Moving Past Trust to Verification in Wi-Fi

I will be the first to admit that I have trust issues. I blame it on my father who could totally build me a hovercraft out of a lawnmower and repeatedly told me he couldn’t. Regardless, “Trust but verify” has been near and dear to my heart, and not just in RF coverage situations.

Let’s take a tool that I use frequently, Ekahau Site Survey (ESS). I really enjoy ekahau’s stability and flexibility. But one thing that pops up occasionally is that the antenna patterns don’t always match actual product. Now ekahau doesn’t test antennas, they rely on the antenna manufacturers to provide antenna patterns. And all of this involves people building a antenna patterns to put into the tool. Sometimes things don’t always work out.

Recently I was helping a coworker prepare for a survey, and he mentioned that the Meraki ANT-3-E antenna was so narrow that it would barely cover 2 desks. Immediately I thought that something was off. Was it the wrong antenna? Did he forget to scale the floorplan? Is the height set super low? Was the AP set to 1db of transmit power?

It’s not that I didn’t trust my coworker, it was more of a “I need to verify what he is telling me and find where things are going wrong.” Mistakes happen, and I wanted to see what the cause of this was. Verifying in ESS, I confirmed what he was telling me. Sure enough, it barely covered 2 desks, with the correct height and power. “That’s odd,” I thought to myself.

So how did I go about verifying what was going on? First I compared it to another antenna that I know well. The Cisco 2566D. This should be a similar pattern as both are a 60×60 antennas. Holy Delta batman. Not even close.

MA-3-E vs 2566D
Meraki ANT-3-E on the left, Cisco 2566D on the right

That’s odd, let’s compare it to the Cisco 2513 stadium antenna. Still, the Meraki ANT-3-E was dramatically smaller and tighter.

MA-3-E vs Cisco 2513P
Meraki ANT-3-E on the left, Cisco 2513P on the right

Further, I compared it to the Meraki ANT-3-F, their “narrower” patch antenna. Still a tighter coverage pattern.  Also note how much tighter the CCI is on this antenna (antennas separated further in order to show this).

MA-ANT3-E vs F
Meraki ANT-3-E on the left, Meraki ANT-3-F on the right

This antenna pattern fails my verification.  At this point, I would suggest not using this antenna as it stands today.  The next step for me would be to do an APoaS survey and verify the coverage pattern before trusting this antenna.

Note, both ekahau and Meraki have been notified of the issue. It doesn’t mean the antenna is bad, it doesn’t mean Ekahau ESS doesn’t work properly, I just means that this antenna pattern isn’t representative of what we expect. Maybe our expectations are wrong (I doubt this).

This leads me to a larger topic that I like when building wireless networks. What mechanisms are built into my tools and processes to ensure that the work is verifiable?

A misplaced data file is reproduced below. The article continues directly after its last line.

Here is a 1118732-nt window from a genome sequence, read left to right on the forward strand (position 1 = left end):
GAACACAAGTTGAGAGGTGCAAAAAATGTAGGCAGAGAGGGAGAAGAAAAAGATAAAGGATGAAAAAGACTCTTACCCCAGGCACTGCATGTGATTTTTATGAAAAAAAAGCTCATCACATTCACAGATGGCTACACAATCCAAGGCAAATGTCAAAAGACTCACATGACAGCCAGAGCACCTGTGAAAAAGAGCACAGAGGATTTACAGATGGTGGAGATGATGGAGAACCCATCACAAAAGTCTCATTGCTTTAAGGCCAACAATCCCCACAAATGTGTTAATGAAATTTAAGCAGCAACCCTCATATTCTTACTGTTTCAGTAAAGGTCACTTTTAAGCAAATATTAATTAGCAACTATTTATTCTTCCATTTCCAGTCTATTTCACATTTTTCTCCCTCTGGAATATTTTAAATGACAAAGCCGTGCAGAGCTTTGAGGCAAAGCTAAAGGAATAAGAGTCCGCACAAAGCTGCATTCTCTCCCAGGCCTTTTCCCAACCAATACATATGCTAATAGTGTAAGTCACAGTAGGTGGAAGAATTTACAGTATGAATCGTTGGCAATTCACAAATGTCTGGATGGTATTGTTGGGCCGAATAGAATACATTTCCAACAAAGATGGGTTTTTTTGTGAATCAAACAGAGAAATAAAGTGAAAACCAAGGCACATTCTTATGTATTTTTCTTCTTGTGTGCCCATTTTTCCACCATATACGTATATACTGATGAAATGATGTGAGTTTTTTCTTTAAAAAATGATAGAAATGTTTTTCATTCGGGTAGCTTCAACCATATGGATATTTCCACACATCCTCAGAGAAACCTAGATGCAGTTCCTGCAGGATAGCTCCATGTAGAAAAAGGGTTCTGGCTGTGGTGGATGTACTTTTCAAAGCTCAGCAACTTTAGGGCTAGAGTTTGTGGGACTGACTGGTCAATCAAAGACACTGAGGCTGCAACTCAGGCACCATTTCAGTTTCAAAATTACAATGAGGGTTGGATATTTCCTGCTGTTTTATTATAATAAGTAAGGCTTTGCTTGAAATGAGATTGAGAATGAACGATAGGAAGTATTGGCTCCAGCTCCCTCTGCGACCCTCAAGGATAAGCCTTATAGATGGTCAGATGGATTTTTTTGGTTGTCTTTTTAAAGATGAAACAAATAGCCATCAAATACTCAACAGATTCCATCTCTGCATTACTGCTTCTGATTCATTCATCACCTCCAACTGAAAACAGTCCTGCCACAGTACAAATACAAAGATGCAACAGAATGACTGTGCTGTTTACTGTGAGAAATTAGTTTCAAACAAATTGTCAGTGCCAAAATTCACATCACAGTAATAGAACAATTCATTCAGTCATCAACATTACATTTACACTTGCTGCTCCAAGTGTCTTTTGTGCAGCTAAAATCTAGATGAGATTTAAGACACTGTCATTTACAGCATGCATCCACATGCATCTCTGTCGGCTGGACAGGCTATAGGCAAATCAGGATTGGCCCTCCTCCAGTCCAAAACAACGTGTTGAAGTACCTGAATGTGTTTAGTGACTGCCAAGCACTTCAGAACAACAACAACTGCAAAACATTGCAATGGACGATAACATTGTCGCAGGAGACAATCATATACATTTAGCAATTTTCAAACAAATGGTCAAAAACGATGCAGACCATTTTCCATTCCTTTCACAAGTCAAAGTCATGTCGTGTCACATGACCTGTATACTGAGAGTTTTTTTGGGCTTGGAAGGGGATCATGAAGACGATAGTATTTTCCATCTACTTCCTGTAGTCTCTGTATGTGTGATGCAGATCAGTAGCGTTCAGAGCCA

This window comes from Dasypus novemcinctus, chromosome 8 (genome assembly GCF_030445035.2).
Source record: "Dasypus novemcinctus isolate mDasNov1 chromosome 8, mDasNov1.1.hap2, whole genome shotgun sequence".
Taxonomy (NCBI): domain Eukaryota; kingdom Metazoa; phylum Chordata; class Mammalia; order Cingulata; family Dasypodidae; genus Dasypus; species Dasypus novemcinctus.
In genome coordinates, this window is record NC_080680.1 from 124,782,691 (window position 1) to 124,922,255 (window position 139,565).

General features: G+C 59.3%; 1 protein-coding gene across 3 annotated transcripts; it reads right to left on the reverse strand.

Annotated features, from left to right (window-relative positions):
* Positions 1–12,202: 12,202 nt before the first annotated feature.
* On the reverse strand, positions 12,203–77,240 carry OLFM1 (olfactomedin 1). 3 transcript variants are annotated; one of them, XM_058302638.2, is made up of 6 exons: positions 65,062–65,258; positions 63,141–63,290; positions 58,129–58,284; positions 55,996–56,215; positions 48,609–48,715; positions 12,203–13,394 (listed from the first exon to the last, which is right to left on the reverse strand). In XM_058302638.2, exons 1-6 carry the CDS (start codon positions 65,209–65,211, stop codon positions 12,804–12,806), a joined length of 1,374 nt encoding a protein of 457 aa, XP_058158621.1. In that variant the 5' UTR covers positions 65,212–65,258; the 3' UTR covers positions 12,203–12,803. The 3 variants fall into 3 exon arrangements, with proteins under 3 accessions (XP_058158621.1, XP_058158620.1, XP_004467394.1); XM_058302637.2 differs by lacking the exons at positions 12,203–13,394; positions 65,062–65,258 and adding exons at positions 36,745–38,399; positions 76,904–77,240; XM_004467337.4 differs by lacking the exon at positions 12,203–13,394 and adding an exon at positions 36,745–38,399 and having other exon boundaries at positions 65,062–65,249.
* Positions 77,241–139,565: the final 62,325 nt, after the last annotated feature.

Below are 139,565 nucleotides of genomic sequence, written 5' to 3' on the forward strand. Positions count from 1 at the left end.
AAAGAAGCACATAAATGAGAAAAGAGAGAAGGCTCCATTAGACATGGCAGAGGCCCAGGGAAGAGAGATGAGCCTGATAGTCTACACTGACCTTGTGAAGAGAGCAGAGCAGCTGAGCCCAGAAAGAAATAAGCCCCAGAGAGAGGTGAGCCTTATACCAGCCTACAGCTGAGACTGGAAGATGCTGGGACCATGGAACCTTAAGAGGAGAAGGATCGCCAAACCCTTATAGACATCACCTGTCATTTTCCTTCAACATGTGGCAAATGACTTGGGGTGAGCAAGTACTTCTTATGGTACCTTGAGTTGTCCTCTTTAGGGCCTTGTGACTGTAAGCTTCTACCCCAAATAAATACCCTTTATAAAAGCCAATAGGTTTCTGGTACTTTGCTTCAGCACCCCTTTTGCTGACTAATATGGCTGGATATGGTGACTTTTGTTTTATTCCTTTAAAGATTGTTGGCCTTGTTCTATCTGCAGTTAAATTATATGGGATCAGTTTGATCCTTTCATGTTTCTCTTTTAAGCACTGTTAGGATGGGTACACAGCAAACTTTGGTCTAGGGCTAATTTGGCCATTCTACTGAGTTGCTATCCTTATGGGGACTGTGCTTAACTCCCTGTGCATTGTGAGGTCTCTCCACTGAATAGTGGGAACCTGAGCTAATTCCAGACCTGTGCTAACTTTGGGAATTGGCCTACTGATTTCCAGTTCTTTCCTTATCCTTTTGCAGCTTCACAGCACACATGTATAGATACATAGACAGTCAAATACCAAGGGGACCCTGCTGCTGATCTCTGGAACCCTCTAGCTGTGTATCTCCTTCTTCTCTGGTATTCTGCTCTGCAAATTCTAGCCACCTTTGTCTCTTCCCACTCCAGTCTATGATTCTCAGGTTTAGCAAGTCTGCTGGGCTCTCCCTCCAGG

In my previous job, I had sent an engineer to do an APoaS survey at a customer site in preparation for a predictive design. He came back and had created a predictive model for a design I had ballparked this design at around 35 APs, just based on their requirements and a typical office building construction.

The engineer had come back with a design that had 57 APs. Wow, those must be some dense walls. “Can you show me your APoaS data,” I asked him.

One APoaS location was located in an office at the end of a row of offices. I looked at the RSSI from that placement and found that the -67 cell edge cutoff 6 rooms from where the AP was placed.

Representative image of APoaS Survey. Floorplan courtesy of

When I looked at his predictive model, I put a predictive AP of the same model, in the same location, with the same channel and power settings. In his model, the -67 cell edge cut off 2 rooms away from where the AP was placed.

Predictive model. Floorplan courtesy of

In reality, somewhere he had take a wall attenuation measurement, that was incorrect and based his wall densities off that erroneously high value. Now if he had not done the APoaS survey, I would have had no way to prove that his wall attenuation values were incorrect. It’s also entirely possible that his transmit power on the survey AP was off. Luckily we could validate those things and find that the values were abnormally high.

Without the ability to validate this info, the customer would have purchased, installed and then been forced to troubleshoot way too many APs.

There are very few scenarios where as a wireless engineer having data is a bad thing. Data enables you to validate you assumptions and sanity check that things “make sense” within context. Finding opportunities to check what you think vs what the data shows will help you learn, adapt and grow your skills as a wireless engineer.

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